Australia is blessed with a veritable jewel box of birds. Parrots, kingfishers, wrens to name but a few, are bursting with colour and character. There is one species of bird, though that stands above all for its paint explosion colouration; the Rainbow Lorikeet.
I had seen the flashes of colour, streaking through the Sydney sky when I first arrived in Australia, but it was on a trip to Watson Bay where I first encountered these birds at close range.
The walk along the sandstone cliffs of the South Head and surrounds are some of the most extraordinary coastline walks in the world. The emerald trees stand out against the turquoise ocean. As tourists snapped their selfies on the cliff-tops, my attention was grabbed by the high pitched chattering that was coming from the Coastal banksia bushes alongside the path. From the sound of chatter and quarrel it seemed that there were many birds in the bush but all that could be seen was a movement of leaves and a splatter of colour.
Finally after much tiptoeing around the bushes, to the peculiar looks of the tourists, I spied a beautiful lorikeet. Moments later, another fluttered down to the edge of the banksia bush, drawn by the scent of a fresh, nectar filled flower head. Edging along the branch, through the dappled light, the bird arrives at the flower and dips into the nectar.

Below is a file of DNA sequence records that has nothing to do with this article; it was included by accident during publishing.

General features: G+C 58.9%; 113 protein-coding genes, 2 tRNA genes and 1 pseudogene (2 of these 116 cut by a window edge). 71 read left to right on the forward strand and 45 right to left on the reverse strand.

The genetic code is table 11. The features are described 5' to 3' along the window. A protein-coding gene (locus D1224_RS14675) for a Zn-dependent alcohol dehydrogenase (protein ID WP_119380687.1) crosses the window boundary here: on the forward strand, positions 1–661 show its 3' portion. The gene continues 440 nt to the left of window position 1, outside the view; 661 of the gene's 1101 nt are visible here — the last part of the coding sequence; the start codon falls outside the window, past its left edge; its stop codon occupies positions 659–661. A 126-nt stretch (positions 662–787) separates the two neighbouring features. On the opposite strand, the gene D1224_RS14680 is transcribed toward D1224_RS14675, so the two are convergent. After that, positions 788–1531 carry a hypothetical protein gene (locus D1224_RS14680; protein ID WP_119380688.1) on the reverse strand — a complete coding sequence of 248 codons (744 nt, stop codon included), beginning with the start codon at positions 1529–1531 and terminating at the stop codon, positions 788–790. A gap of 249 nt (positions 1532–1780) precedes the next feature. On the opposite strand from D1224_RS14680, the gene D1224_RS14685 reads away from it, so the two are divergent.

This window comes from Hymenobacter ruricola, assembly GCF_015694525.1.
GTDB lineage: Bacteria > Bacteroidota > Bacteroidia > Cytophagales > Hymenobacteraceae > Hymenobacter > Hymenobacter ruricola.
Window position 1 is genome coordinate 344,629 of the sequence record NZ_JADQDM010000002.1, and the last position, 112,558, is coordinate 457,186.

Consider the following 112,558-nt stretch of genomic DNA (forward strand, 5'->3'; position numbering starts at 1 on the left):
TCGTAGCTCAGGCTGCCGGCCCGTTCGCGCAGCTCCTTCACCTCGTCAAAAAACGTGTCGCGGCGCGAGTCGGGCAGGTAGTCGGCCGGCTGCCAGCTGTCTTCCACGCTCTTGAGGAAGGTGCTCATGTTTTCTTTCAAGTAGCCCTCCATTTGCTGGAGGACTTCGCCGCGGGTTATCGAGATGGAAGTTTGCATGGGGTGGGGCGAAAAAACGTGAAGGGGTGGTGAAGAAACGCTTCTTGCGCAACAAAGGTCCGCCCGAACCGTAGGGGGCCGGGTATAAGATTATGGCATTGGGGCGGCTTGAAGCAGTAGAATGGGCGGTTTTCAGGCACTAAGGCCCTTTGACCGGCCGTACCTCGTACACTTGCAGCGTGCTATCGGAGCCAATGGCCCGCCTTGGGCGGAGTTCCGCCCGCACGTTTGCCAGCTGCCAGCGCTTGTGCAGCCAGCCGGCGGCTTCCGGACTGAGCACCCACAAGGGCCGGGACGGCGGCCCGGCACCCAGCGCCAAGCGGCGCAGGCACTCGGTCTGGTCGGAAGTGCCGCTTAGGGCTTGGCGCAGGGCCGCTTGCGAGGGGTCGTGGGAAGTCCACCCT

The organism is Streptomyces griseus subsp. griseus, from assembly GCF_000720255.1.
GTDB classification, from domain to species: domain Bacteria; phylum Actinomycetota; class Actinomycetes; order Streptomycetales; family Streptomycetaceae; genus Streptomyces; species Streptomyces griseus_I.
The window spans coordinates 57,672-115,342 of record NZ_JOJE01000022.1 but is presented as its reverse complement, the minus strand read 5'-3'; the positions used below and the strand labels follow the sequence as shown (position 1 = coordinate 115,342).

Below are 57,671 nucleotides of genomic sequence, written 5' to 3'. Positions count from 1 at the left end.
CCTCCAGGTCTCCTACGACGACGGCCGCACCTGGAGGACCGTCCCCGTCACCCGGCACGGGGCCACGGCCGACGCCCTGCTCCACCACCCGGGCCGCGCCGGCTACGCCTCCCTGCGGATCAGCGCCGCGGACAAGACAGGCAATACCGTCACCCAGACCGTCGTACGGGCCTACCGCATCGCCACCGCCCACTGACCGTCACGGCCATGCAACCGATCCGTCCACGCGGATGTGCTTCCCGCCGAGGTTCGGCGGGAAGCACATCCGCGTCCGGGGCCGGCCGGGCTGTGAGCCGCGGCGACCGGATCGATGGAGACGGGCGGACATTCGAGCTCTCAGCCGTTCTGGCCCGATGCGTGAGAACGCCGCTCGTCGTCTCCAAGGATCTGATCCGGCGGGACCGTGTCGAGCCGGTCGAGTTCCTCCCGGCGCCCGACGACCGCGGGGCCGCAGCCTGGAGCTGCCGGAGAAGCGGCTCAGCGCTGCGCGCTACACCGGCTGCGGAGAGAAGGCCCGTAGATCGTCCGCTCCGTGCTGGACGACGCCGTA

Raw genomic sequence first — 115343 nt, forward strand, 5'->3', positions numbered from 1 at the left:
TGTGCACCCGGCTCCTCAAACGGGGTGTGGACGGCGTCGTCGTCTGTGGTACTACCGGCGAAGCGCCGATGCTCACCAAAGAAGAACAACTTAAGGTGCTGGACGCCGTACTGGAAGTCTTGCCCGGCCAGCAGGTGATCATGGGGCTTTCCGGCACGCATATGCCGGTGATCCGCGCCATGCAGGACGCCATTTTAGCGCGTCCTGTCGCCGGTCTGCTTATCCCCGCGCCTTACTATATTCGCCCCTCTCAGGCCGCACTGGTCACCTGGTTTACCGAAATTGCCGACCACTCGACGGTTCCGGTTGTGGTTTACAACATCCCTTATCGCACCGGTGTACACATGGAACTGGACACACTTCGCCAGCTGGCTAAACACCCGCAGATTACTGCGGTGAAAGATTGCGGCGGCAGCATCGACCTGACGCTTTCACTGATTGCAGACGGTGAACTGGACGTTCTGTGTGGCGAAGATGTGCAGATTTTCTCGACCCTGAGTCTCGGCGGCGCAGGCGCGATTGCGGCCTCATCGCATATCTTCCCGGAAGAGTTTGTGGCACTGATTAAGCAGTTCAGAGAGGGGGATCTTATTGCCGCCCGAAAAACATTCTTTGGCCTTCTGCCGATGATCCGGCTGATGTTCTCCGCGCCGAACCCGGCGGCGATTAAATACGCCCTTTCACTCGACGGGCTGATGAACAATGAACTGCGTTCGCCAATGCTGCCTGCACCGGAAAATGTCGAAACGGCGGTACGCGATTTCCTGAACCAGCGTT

Once tasted, the sweet, perfumed flower becomes a drug to the bird who greedily nibbles at every part of the flower. Shuffling around the branch, hanging upside down, the lorikeet vacuumed every droplet of nectar from the banksia.
As well as being, perhaps, Australia’s most spectacular little bird (25 to 30 cm or 10 to 12 in), it is also one of the most commonly seen around city parks and gardens. Many Sydney-siders enjoy the sight of these birds on garden feeders.
During my three years of living in Sydney, I was fortunate to see or hear these sparkling birds most days while walking to the office. Whenever a small group landed in a nearby bush or tree I would always stop to watch them for a while. The day I get bored with looking at these wonders of nature will be the day I hang up the binoculars for the last time, for the Rainbow lorikeet is truly a joy to behold.
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